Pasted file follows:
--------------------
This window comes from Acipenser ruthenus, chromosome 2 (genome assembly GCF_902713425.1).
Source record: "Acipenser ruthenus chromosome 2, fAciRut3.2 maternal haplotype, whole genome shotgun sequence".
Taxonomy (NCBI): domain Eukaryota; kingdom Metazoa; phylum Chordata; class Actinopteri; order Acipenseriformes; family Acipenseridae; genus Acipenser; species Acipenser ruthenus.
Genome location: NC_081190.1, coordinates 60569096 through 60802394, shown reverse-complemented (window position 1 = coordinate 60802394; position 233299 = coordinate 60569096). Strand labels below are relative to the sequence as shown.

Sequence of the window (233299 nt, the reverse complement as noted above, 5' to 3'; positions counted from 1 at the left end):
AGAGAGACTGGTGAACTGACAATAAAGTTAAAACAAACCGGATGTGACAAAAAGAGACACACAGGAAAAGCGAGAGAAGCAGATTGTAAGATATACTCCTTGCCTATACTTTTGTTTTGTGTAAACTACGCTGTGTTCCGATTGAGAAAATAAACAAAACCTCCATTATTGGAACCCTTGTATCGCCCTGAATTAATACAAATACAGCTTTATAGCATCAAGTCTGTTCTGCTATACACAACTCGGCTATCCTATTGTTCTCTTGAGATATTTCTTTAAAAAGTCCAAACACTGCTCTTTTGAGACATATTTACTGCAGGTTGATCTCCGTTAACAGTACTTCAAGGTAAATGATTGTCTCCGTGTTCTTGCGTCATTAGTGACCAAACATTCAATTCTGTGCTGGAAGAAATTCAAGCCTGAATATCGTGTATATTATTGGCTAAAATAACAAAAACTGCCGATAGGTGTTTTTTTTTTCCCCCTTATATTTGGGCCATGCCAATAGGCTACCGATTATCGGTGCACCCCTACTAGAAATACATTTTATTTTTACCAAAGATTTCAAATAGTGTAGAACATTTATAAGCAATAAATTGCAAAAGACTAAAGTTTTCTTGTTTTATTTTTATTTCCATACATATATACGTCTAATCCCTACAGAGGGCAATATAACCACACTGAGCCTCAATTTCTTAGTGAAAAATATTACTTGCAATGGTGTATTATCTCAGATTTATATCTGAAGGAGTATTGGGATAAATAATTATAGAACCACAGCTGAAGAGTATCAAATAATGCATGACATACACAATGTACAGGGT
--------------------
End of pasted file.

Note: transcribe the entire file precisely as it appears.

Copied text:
This window comes from Acipenser ruthenus, chromosome 2 (genome assembly GCF_902713425.1).
Source record: "Acipenser ruthenus chromosome 2, fAciRut3.2 maternal haplotype, whole genome shotgun sequence".
Taxonomy (NCBI): domain Eukaryota; kingdom Metazoa; phylum Chordata; class Actinopteri; order Acipenseriformes; family Acipenseridae; genus Acipenser; species Acipenser ruthenus.
Genome location: NC_081190.1, coordinates 60569096 through 60802394, shown reverse-complemented (window position 1 = coordinate 60802394; position 233299 = coordinate 60569096). Strand labels below are relative to the sequence as shown.

Sequence of the window (233299 nt, the reverse complement as noted above, 5' to 3'; positions counted from 1 at the left end):
AGAGAGACTGGTGAACTGACAATAAAGTTAAAACAAACCGGATGTGACAAAAAGAGACACACAGGAAAAGCGAGAGAAGCAGATTGTAAGATATACTCCTTGCCTATACTTTTGTTTTGTGTAAACTACGCTGTGTTCCGATTGAGAAAATAAACAAAACCTCCATTATTGGAACCCTTGTATCGCCCTGAATTAATACAAATACAGCTTTATAGCATCAAGTCTGTTCTGCTATACACAACTCGGCTATCCTATTGTTCTCTTGAGATATTTCTTTAAAAAGTCCAAACACTGCTCTTTTGAGACATATTTACTGCAGGTTGATCTCCGTTAACAGTACTTCAAGGTAAATGATTGTCTCCGTGTTCTTGCGTCATTAGTGACCAAACATTCAATTCTGTGCTGGAAGAAATTCAAGCCTGAATATCGTGTATATTATTGGCTAAAATAACAAAAACTGCCGATAGGTGTTTTTTTTTTCCCCCTTATATTTGGGCCATGCCAATAGGCTACCGATTATCGGTGCACCCCTACTAGAAATACATTTTATTTTTACCAAAGATTTCAAATAGTGTAGAACATTTATAAGCAATAAATTGCAAAAGACTAAAGTTTTCTTGTTTTATTTTTATTTCCATACATATATACGTCTAATCCCTACAGAGGGCAATATAACCACACTGAGCCTCAATTTCTTAGTGAAAAATATTACTTGCAATGGTGTATTATCTCAGATTTATATCTGAAGGAGTATTGGGATAAATAATTATAGAACCACAGCTGAAGAGTATCAAATAATGCATGACATACACAATGTACAGGGT